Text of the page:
As my colleague Deanna Bush mentioned, clear boundaries can provide a framework for real creativity. It reminds me of the possibility within the twelve-bar blues or a simple tic-tac-toe game.

To answer the question, I came up with a few different options:

  • Help students become conversant, if not fluent, in the technologies made available to them within their program.

In my case, I teach at Abilene Christian University Online. We utilize the Canvas Learning Management System (LMS). Therefore, it’s important that students know their way around the LMS. Our ACU Adams Center has a guide to Canvas just for students, so that’s something I can share. Additionally, any integrated apps or technology I know about can also be shared with students through example. Which brings me to…

  • Give space and true freedom to allow students to implement technologies to demonstrate their own mastery of course outcomes. (a) Within LMS technically. (b) Culturally within the course, if not within the university at large, they should know it’s safe to do that.

ACU’s Adams Center also has a lot of information for professors on online learning ed tech, which of course professors can use to learn themselves and then share the knowledge with students.

However, the tech itself is useless if students don’t know it’s safe to utilize and experiment with the tech. I think setting the example as the professor is key to modeling that behavior and signaling safety to jam (see the 12 bar blues above).

Of course, it never hurts to say out loud that it’s safe to bring in new tech and experiment. From experience, it’s important to be clear about the boundaries. Let students know they can color outside the lines but they need to keep the crayon on the page, so to speak.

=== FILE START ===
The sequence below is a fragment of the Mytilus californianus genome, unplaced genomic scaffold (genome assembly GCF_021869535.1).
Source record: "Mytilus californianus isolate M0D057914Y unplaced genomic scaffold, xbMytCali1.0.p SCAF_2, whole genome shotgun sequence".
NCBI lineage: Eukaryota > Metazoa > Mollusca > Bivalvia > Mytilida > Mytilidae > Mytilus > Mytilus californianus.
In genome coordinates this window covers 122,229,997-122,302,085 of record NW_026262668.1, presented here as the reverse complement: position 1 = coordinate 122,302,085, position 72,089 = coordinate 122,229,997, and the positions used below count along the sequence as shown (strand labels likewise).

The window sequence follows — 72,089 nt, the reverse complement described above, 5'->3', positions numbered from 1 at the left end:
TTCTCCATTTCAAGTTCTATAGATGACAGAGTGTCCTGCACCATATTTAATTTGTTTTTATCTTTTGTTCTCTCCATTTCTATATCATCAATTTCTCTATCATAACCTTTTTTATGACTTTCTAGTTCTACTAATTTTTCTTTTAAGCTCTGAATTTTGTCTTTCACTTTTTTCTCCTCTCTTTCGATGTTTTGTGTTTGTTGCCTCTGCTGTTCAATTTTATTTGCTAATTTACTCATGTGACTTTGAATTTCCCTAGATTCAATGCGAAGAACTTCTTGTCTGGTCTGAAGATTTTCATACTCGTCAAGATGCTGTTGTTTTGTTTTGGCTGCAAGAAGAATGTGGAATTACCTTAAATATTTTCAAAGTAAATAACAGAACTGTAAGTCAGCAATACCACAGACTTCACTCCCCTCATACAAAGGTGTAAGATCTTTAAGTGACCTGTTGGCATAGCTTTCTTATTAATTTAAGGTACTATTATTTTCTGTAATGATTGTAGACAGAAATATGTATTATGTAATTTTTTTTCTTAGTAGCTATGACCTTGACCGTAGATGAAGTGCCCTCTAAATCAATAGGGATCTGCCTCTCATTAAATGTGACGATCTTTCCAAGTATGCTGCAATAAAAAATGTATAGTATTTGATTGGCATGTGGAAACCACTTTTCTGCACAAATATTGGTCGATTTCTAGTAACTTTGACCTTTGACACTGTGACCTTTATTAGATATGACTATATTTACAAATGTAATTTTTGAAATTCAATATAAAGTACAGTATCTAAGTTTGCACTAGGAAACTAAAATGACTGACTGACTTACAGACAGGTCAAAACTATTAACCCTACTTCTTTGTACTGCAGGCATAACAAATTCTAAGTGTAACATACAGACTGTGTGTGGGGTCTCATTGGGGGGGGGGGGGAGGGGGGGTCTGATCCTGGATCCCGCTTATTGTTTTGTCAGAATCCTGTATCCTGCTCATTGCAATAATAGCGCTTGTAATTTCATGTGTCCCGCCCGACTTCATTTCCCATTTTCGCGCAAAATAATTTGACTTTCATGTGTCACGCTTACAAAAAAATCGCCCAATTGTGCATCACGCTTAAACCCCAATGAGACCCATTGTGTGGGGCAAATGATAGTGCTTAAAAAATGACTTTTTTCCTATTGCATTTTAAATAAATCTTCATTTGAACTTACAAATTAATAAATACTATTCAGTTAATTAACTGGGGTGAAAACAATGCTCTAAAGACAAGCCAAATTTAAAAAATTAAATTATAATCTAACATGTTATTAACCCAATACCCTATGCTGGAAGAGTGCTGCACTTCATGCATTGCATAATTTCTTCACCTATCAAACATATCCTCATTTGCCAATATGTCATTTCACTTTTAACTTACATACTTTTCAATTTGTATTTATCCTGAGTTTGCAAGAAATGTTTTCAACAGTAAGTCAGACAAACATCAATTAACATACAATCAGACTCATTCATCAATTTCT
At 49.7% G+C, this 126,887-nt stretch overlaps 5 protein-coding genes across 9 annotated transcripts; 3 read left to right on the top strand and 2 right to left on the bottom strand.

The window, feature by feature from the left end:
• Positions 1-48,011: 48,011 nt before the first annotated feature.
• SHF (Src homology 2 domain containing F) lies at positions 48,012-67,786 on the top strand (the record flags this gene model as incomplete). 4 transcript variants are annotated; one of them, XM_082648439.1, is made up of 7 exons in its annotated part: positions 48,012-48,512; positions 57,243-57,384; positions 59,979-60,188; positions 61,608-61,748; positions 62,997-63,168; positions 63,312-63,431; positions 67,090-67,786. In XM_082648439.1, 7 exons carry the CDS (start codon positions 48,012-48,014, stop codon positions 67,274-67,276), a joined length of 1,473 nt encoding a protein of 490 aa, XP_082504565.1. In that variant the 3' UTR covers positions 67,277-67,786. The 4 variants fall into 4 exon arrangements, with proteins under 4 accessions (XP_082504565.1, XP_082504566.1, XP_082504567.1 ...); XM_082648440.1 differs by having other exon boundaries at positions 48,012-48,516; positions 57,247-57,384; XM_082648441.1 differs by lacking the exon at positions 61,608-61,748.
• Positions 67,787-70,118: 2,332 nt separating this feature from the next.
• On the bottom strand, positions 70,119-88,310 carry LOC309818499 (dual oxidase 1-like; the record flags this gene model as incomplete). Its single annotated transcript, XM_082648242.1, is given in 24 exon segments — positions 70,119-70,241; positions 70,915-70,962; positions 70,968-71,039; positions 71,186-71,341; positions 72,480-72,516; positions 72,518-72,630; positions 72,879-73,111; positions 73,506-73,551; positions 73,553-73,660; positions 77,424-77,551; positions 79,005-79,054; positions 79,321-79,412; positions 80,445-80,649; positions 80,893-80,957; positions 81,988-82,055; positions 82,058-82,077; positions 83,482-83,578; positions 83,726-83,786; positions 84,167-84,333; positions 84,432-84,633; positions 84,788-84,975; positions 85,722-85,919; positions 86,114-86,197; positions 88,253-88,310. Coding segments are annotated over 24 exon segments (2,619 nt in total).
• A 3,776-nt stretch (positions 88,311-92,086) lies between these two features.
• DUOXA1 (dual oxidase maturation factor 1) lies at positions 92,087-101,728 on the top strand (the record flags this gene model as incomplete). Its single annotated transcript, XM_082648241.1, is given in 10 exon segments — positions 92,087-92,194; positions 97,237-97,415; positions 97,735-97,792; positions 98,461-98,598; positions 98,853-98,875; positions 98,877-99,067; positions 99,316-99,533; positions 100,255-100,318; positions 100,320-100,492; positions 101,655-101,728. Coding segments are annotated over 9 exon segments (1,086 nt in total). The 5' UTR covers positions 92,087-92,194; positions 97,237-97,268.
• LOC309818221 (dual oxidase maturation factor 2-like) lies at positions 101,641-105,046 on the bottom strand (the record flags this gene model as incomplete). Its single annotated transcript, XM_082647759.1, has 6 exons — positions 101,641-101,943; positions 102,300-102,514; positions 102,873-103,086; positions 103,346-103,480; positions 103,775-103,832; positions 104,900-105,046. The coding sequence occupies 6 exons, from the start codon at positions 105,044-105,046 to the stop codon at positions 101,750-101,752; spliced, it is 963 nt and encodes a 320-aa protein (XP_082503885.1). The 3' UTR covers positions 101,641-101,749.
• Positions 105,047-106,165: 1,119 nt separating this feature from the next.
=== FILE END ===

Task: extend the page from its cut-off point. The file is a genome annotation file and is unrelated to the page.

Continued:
• Help students stay up to date on technological fluencies they may need, as well as other important 21st Century learning skills such as adaptability, flexibility, technical prowess. Rheingold in Net Smart refers to important fluencies and observes that so much information is available that we can’t consume all of it, but more dip our hands in the ever-flowing stream.

ISTE Standards for Students #6 is Creative Communicator. That standard obligates students to use appropriate tech tools responsibly to communicate what they know. ACU has an Innovation Foundry with live and pre-recorded classes to help students do just that. I plan on sharing that information with my students so they can do things I could never think of suggesting they do.

Creative communicators don’t just consume content online (blech – the artist in loathes those words), they engage, collaborate and teach. Developing an online voice and speaking in that voice can be good for the future careers and reputation of students (thanks, Yanira). Ethically, it also allows them to contribute to positive online discourse, fight disinformation, and model good digital citizenship for others.

These three ideas won’t exactly solve the tension between freedom and desired/necessary boundaries, but I do think they’ll develop our vocabularies to better converse and articulate what it is we want to learn, teach, and express. I hope they’ll also contribute to building trust.